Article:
To address the first norm of behavior, coaches should find ways to question the athlete about their own assessment of their effort during training. Before, during, and after drills and sets, ask in a non-threatening way with friendly tone of voice, how their work today is helping them get closer to their goals for the season (see here for helping your athletes set and realize their goals). Eventually, you may see this athlete emotionally open up and in that moment, it is important to pull them aside in a private way to let them know how much you care about their success and encourage them to care as much about their own as well. You can even help them facilitate their own mission statement that relates to why they do what they do. That discovery will help them set up the norm of maximum effort in all conditioning drills.

By tackling the first norm, you may simultaneously tackle the second norm in this situation of leading by example. This is especially true if the younger athletes are as greatly influenced by the behavior of the older athlete(s) as it seems. As the older athlete develops their why and improves behavior, the younger athletes will be influenced in a positive direction and conform to the new norms of the leader. However, this may not be enough for them to discover that they can also be leaders of themselves in order to influence others. As a coach, you can communicate values of successful self-leaders as you see behavior that does not match. You can also ask teammates to share their vision of a leader and then encourage every team member to introspectively assess how they are matching those values on a daily basis.

 

Recap

Remember that in all norming situations, it is important to allow some autonomy in the process of identifying what is acceptable behavior that leads to ultimate team and individual success. There are a number of standard formal norms that every athlete in every sport needs to follow in order to be successful. The art in moving through this stage of development is customizing those norms to fit the personality styles of the individuals on the team along with the unique team identity that is created by its cohesion.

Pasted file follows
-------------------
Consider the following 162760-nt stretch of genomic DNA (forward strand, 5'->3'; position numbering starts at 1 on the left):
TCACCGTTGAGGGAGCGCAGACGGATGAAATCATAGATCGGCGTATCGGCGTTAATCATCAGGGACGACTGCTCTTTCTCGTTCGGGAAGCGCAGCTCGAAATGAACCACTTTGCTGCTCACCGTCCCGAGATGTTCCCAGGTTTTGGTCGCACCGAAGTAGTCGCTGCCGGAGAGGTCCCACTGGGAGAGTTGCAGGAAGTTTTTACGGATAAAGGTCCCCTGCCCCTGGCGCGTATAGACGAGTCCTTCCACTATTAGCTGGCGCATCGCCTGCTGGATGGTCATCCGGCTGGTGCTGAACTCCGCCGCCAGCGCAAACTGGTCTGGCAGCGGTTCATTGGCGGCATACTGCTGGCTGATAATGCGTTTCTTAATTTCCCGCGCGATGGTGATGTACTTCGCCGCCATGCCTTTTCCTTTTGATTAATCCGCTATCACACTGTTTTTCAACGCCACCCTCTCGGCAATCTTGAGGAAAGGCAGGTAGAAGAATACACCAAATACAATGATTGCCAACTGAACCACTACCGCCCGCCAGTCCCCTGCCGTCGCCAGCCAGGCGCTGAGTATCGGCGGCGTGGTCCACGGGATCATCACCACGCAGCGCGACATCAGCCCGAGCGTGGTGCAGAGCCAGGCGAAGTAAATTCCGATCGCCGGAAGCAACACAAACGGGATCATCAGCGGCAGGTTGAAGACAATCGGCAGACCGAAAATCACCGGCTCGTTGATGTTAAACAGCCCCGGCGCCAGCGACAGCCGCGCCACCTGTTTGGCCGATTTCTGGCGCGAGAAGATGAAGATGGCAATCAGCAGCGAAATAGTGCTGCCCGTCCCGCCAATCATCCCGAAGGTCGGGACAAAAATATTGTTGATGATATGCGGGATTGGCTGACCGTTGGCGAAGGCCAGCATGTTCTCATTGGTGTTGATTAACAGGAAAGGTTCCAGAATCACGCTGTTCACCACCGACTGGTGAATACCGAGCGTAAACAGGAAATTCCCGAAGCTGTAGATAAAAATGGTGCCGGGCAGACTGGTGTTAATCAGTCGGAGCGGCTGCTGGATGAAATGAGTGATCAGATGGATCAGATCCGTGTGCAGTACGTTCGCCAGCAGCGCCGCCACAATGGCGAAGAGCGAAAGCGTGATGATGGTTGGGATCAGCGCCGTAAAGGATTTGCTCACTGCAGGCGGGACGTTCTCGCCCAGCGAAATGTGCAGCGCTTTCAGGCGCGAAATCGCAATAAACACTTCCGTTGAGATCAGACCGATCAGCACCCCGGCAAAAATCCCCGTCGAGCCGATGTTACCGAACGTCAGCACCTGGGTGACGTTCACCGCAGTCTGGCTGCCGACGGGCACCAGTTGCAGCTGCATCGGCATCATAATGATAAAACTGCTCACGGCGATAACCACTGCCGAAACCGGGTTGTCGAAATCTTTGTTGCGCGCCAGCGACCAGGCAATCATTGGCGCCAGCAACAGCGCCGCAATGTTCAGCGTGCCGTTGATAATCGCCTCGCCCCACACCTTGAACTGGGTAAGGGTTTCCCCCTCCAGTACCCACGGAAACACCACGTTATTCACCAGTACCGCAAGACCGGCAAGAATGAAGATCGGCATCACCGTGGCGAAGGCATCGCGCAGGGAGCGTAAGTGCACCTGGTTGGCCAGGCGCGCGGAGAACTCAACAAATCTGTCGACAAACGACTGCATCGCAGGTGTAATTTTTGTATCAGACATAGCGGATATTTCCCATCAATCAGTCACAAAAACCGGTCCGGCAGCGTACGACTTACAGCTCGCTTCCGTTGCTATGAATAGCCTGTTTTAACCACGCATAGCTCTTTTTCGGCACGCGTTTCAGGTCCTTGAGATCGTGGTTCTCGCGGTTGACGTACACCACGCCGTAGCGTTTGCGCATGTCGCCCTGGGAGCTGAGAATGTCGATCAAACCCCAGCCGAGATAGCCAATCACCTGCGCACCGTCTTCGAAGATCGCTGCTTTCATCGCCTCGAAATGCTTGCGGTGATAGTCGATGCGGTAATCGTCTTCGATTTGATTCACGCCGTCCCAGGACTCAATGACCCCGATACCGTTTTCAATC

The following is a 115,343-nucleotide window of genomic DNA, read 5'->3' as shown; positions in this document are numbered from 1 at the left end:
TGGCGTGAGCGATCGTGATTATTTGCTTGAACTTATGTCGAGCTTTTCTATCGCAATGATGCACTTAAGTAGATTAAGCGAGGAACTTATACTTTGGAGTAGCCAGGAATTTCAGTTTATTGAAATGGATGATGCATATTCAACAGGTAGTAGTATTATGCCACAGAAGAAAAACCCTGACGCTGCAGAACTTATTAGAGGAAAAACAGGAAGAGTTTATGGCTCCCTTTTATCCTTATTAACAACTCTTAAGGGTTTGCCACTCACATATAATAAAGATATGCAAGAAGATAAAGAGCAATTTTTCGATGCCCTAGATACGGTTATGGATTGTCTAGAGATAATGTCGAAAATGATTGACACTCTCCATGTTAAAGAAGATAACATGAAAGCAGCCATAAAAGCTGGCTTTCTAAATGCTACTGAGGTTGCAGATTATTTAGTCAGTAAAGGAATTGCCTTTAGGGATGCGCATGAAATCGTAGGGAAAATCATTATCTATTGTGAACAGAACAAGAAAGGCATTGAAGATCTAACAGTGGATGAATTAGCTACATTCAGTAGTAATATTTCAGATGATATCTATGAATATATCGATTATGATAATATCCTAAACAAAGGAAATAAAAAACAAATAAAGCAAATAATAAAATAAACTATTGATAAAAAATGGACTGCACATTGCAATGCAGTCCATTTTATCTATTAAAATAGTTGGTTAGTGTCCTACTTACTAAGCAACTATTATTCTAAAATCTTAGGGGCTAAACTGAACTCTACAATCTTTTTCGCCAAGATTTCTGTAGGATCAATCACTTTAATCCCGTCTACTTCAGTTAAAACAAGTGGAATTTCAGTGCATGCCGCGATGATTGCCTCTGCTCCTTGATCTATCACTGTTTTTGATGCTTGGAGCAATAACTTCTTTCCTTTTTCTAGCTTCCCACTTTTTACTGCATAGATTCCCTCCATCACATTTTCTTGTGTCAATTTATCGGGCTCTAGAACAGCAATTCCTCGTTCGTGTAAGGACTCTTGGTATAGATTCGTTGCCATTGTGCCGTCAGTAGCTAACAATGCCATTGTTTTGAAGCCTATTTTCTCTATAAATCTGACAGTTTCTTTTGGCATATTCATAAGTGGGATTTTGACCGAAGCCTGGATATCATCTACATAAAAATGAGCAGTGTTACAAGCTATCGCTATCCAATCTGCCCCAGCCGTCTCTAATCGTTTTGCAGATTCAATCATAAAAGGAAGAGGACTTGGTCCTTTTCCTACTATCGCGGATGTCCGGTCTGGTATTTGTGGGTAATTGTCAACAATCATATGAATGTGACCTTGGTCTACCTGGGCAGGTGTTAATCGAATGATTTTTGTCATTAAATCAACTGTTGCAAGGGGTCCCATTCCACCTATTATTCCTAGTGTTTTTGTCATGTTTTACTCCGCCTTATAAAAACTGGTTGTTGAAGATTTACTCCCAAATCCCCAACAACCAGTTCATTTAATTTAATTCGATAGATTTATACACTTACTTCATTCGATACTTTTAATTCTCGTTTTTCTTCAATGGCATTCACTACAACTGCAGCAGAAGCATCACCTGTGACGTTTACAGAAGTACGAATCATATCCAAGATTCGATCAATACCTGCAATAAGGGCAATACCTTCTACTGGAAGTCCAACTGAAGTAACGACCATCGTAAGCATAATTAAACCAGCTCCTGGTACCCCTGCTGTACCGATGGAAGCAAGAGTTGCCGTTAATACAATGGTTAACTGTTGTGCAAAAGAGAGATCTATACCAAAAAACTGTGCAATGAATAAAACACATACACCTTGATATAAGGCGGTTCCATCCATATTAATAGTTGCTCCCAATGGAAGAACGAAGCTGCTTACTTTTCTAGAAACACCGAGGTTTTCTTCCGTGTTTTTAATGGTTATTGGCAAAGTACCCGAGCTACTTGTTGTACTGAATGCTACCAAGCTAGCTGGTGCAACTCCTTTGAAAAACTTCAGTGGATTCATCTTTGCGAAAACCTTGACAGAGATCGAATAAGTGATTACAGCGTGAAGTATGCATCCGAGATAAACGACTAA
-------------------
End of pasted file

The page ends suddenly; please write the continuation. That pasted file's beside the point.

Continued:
Smarter Training. Better Programs.
 

Want to learn more? Follow the articles below for the whole story!

Stage 1: Forming

Stage 2: Storming & Case Studies

Stage 3: Norming Introduction

Stage 4: Performing & Case Studies

 

About the author: Brian Alexander is a mental skills coach who combines eight years of experience as an Olympic level water polo athlete, a master's degree in sport psychology, and business leadership training and coaching from The Ken Blanchard Companies to partner with athletes and performers of all ages and levels. "My passion is to empower others to succeed in life, athletics, performance, and daily activities. My personal mission statement is to be a genuine and honest leader who collaborates with and learns from others in order to find a mutual personal level of excellence physically, mentally, and spiritually."

Contact info for Brian Alexander:

Website: www.athletementalskillscoach.com
Twitter: @BA_POS_MIND
Facebook: Athlete Mental Skills Coach
LinkedIn: www.linkedin.com/in/brianalexander3

Topics: Sport Science